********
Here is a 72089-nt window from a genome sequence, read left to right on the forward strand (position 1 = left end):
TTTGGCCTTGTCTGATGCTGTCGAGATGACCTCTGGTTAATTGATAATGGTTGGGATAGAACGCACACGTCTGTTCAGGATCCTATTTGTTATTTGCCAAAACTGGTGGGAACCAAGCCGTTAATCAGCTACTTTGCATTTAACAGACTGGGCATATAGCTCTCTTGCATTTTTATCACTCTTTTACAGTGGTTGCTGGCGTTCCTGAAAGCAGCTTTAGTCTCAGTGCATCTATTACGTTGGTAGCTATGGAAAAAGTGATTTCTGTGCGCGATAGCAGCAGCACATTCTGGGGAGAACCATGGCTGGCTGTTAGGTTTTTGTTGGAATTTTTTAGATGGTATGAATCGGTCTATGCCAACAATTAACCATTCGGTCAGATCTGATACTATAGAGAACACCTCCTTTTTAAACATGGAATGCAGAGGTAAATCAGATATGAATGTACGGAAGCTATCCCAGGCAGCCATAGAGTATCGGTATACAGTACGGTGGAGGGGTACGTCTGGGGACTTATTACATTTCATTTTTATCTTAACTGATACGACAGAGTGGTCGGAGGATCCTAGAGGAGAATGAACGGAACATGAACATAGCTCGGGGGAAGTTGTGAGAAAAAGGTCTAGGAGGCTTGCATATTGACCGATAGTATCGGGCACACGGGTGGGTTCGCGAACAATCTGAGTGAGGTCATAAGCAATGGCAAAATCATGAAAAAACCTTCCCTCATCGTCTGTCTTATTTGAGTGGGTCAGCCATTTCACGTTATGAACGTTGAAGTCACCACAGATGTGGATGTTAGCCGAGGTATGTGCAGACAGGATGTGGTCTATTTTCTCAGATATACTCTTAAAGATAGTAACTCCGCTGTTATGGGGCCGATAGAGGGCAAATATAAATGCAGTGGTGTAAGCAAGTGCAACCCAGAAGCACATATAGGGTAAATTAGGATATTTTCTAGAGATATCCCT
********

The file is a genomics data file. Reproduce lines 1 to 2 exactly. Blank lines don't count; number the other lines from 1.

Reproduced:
Here is a 72089-nt window from a genome sequence, read left to right on the forward strand (position 1 = left end):
TTTGGCCTTGTCTGATGCTGTCGAGATGACCTCTGGTTAATTGATAATGGTTGGGATAGAACGCACACGTCTGTTCAGGATCCTATTTGTTATTTGCCAAAACTGGTGGGAACCAAGCCGTTAATCAGCTACTTTGCATTTAACAGACTGGGCATATAGCTCTCTTGCATTTTTATCACTCTTTTACAGTGGTTGCTGGCGTTCCTGAAAGCAGCTTTAGTCTCAGTGCATCTATTACGTTGGTAGCTATGGAAAAAGTGATTTCTGTGCGCGATAGCAGCAGCACATTCTGGGGAGAACCATGGCTGGCTGTTAGGTTTTTGTTGGAATTTTTTAGATGGTATGAATCGGTCTATGCCAACAATTAACCATTCGGTCAGATCTGATACTATAGAGAACACCTCCTTTTTAAACATGGAATGCAGAGGTAAATCAGATATGAATGTACGGAAGCTATCCCAGGCAGCCATAGAGTATCGGTATACAGTACGGTGGAGGGGTACGTCTGGGGACTTATTACATTTCATTTTTATCTTAACTGATACGACAGAGTGGTCGGAGGATCCTAGAGGAGAATGAACGGAACATGAACATAGCTCGGGGGAAGTTGTGAGAAAAAGGTCTAGGAGGCTTGCATATTGACCGATAGTATCGGGCACACGGGTGGGTTCGCGAACAATCTGAGTGAGGTCATAAGCAATGGCAAAATCATGAAAAAACCTTCCCTCATCGTCTGTCTTATTTGAGTGGGTCAGCCATTTCACGTTATGAACGTTGAAGTCACCACAGATGTGGATGTTAGCCGAGGTATGTGCAGACAGGATGTGGTCTATTTTCTCAGATATACTCTTAAAGATAGTAACTCCGCTGTTATGGGGCCGATAGAGGGCAAATATAAATGCAGTGGTGTAAGCAAGTGCAACCCAGAAGCACATATAGGGTAAATTAGGATATTTTCTAGAGATATCCCT